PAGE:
Atlas for Les Cévennes Biosphere Reserve


The French National Park and Biosphere Reserve Les Cévennes and the Adour-Garonne Water Management Agency have just published an exhaustive wetland inventory of the Mount Lozère area in the form of an A3-format atlas, composed of a series of 1:10,000 scale maps plus an exhaustive introduction that illustrates usefully several wetland conservation aspects addressed by a number of Resolutions adopted by the Contracting Parties during their most recent Conference in Valencia, Spain (COP8).

Mount Lozère, topping at 1699m a.s.l. in southern France, forms part of the Cévennes National Park and is known as the "dry mountain with a thousand sources", one of the hundred or so major wetland areas identified by the French National Action Plan for Wetlands. The mountaintop area was identified in the General Watershed Basin Management Plan (Schéma Directeur d'Aménagement et de Gestion de l'Eau) for the Adour-Garonne basin (one of six major basins in France) as a major "green area" of c.26,000 ha from where several major French rivers take their source, flowing to the Atlantic and the Mediterranean. The hydrological and socio-economic functions of Mount Lozère's sources, torrents, peatlands, riverine forests, ponds and wet grasslands are illustrated and explained in the text. Their role in producing good quality water in abundant quantity, as well as harbouring an original biodiversity set, is outlined, thus providing a good illustration of the themes addressed in Resolution VIII.12 on "Enhancing the wise use and conservation of mountain wetlands", in the context of "Integrating wetland conservation and wise use into river basin management" outlined in Ramsar Handbook 4.

The Atlas responds to the need to improve the understanding of the hydrological and ecological values and functions of these wetlands as a basis for sustainable land-use policies. This communications tool is addressed to land-users and managers, livestock breeders, land owners, agriculture and forestry socio-professional groups, local authorities, administrators and national institutions. It corresponds to urgent CEPA needs, outlined in Resolution VIII.31 that provides a "Programme on communication, education and public awareness".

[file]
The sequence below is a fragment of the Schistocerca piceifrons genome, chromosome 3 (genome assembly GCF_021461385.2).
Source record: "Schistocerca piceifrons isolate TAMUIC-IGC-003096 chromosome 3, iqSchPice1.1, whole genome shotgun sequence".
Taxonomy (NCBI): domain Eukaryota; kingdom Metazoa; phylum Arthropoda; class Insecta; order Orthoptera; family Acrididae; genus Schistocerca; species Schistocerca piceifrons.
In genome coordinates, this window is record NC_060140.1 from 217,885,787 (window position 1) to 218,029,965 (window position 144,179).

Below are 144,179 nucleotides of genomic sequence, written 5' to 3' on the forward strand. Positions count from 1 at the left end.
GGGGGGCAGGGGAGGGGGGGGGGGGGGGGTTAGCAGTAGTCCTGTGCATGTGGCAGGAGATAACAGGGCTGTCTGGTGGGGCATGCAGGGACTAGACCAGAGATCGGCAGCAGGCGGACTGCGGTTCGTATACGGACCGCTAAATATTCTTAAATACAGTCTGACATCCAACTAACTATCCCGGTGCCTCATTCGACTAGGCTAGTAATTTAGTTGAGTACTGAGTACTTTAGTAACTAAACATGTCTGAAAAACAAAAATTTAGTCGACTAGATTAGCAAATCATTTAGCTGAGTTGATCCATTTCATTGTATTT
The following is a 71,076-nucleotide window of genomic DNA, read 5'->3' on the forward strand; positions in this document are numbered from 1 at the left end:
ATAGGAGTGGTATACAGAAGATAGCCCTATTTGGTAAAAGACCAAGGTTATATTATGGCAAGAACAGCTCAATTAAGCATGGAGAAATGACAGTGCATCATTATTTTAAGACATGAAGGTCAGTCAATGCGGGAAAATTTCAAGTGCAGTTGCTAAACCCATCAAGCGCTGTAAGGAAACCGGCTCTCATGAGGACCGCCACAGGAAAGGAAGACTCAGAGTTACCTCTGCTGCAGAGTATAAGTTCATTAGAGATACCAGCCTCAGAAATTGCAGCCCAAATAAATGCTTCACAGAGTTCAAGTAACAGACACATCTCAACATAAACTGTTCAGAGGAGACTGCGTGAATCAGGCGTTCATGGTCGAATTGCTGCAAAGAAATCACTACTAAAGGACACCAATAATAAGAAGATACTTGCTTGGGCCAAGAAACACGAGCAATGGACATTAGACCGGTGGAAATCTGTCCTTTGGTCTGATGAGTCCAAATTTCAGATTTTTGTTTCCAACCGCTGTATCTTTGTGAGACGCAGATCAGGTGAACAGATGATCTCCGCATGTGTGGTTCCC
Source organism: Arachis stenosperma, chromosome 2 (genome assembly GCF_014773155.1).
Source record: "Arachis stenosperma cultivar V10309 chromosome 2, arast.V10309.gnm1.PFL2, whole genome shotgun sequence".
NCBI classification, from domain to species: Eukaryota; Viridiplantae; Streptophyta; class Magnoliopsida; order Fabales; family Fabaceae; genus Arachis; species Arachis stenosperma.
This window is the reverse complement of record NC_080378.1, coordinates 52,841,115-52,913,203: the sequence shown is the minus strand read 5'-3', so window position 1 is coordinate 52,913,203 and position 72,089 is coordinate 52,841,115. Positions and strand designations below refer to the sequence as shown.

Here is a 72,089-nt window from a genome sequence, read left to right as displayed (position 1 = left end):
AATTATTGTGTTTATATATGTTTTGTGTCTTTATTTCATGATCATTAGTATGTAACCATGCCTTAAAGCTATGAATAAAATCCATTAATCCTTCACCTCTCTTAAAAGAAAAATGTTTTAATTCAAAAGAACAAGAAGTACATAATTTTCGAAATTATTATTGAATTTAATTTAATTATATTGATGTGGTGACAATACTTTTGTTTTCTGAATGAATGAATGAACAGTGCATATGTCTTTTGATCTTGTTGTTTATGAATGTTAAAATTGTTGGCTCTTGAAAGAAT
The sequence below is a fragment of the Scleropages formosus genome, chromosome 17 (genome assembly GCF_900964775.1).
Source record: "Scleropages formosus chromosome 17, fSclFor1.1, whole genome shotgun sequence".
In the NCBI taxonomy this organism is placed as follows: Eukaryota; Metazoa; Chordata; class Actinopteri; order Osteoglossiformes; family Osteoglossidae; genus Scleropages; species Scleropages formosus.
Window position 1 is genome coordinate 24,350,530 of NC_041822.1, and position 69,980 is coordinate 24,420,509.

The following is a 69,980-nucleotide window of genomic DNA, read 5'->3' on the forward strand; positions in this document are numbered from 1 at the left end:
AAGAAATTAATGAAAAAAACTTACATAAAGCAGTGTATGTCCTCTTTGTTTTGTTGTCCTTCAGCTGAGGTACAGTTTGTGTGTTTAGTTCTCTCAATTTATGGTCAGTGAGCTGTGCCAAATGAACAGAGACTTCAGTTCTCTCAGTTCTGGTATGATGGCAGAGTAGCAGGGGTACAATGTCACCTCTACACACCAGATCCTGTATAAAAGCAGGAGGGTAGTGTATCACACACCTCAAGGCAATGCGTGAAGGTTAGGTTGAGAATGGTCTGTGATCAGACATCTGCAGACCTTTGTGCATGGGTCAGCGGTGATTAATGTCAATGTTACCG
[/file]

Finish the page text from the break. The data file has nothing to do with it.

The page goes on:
The painstaking field work identified 1250 individual wetlands, covering together about 800 ha, and ranging from 0,02 ha to 86 ha in size. They correspond to 15 or so different habitat types according to the European Union "Natura 2000" typology. They harbour three protected and 14 rare plant species. Many of them fulfill specific socio-cultural functions for livestock grazing and provide landscape, archeological and ethnological values. Data about the individually mapped sites are held in a database and were used to assign the sites to three categories of importance, with over two thirds of the total surface (535 ha) presenting high functional and heritage values in the top category. This provides an impressive illustration of a wetland inventory and assessment, as outlined in the Ramsar framework for wetland inventory in Resolution VIII.6. The Atlas, a multi-authored volume, includes chapters on national and international wetland policies relevant for the area, human influences and management methods affecting these wetlands, a bibliography, species and keyword indices, and of the applicable legal texts. The Cévennes National Park has to be congratulated for this remarkable work. One wishes now that the major wetland ecosystems will be included by the French Ministry for Ecology and Sustainable Development in the Ramsar List of Wetlands of International Importance, according to the vision outlined in Resolution VIII.10.

-- reported by Tobias Salathé, Ramsar.

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